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PhysicsDaoist

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## Homework Statement

A block of mass "m" is placed on an incline of angle [tex]\theta[/tex] and mass "M", which is placed on a horizontal surface (the ground) and release from rest. Both the block and incline start accelerate. All surfaces are frictionless. Find the acceleration of the block with respect to the incline.

**2. The attempt at a solution**

I have no problem solving this using non-inertial frame and pseudo-force (inertial force).

Separately, I did FBD on the block (non-inertial frame) and FBD on the incline (inertial reference from the ground). I've solved the equations and found Incline acceleration, normal force between block and incline and the relative acceleration of block to inclined.

a_m = mg cos(theta) sin(theta) / (M + m sin^2 (theta))

f_N = Mmg cos(theta) / (M + m sin^2 (theta))

a_mM = (M+m)/(M+m sin^2 (theta)) * g sin (theta)

I was told that one always solve these from an inertial frame and the results will be the same.

However, I failed to solve this referencing from the ground at an inertial frame.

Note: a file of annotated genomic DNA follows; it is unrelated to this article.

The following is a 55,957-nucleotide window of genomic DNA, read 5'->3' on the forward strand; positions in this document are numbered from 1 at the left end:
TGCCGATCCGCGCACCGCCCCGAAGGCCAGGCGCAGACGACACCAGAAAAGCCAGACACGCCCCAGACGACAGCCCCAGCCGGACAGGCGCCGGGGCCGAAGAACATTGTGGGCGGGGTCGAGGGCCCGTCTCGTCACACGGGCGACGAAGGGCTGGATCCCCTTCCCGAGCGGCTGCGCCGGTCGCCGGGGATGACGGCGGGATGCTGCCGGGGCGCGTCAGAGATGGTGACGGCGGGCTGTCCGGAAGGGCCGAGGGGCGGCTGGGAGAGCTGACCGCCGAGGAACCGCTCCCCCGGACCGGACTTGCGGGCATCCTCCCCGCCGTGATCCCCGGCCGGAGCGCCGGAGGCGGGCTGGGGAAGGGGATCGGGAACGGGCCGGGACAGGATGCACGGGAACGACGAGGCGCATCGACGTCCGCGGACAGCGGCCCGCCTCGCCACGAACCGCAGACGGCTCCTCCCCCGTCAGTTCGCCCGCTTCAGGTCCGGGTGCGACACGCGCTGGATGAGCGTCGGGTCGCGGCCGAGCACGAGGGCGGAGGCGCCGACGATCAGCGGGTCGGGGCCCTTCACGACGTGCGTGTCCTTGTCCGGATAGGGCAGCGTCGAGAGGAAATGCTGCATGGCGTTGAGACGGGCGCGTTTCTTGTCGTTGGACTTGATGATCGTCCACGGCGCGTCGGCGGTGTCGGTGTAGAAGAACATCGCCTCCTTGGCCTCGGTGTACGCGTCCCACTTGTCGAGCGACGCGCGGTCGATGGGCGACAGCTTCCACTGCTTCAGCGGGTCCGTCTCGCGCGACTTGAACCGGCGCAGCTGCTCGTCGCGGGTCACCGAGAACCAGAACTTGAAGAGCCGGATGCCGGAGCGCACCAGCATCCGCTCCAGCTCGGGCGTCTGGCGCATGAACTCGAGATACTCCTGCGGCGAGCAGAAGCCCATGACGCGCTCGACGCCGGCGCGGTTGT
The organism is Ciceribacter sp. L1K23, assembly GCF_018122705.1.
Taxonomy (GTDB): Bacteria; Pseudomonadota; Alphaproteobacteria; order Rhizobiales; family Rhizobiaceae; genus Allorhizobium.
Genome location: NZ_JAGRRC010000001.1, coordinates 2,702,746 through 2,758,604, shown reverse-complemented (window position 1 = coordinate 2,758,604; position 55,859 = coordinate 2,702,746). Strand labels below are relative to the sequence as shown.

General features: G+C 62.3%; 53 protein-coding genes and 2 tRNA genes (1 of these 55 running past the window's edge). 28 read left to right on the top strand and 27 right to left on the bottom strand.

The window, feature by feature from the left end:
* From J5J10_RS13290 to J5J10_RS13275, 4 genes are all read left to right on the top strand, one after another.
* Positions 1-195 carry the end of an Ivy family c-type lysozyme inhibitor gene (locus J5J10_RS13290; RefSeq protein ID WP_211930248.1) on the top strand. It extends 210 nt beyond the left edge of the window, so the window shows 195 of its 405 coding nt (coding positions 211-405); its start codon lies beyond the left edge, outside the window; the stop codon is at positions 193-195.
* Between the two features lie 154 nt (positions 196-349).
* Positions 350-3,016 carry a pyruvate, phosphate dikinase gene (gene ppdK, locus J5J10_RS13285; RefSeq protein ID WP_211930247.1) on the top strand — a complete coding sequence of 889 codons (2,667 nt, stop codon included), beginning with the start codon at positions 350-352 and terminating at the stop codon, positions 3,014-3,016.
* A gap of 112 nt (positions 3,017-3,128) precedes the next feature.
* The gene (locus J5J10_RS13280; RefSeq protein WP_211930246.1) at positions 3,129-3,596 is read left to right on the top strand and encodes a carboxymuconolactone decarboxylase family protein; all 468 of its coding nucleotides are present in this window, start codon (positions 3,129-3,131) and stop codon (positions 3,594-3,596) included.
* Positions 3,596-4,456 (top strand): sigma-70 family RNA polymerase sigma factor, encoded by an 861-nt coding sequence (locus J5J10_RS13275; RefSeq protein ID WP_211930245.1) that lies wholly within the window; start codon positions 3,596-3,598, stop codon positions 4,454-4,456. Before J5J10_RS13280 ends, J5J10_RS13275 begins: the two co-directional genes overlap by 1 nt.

I started with the followings:

For small block m - along x: -f_N sin (theta) = - m a_x

along y: -mg + f_N cos(theta) = - m a_y

(Intuitively, I roughly know the direction of the small block of going down to the left)

For incline M along x: f_N sin(theta) = M a_M

along y: -Mg - f_N cos(theta) + F_N = 0

(F_N is the normal force from the ground to the incline)

I am stucked not able to find other relations to solve a_M and the rest.

Is this possible? without the use of inertial force and be solved under an inertial frame?

I also attempted to start the problem with using the Center-of-mass of this system (block+incline) since the only force to the system (as a whole) is (M+m)g and work from that with no luck.

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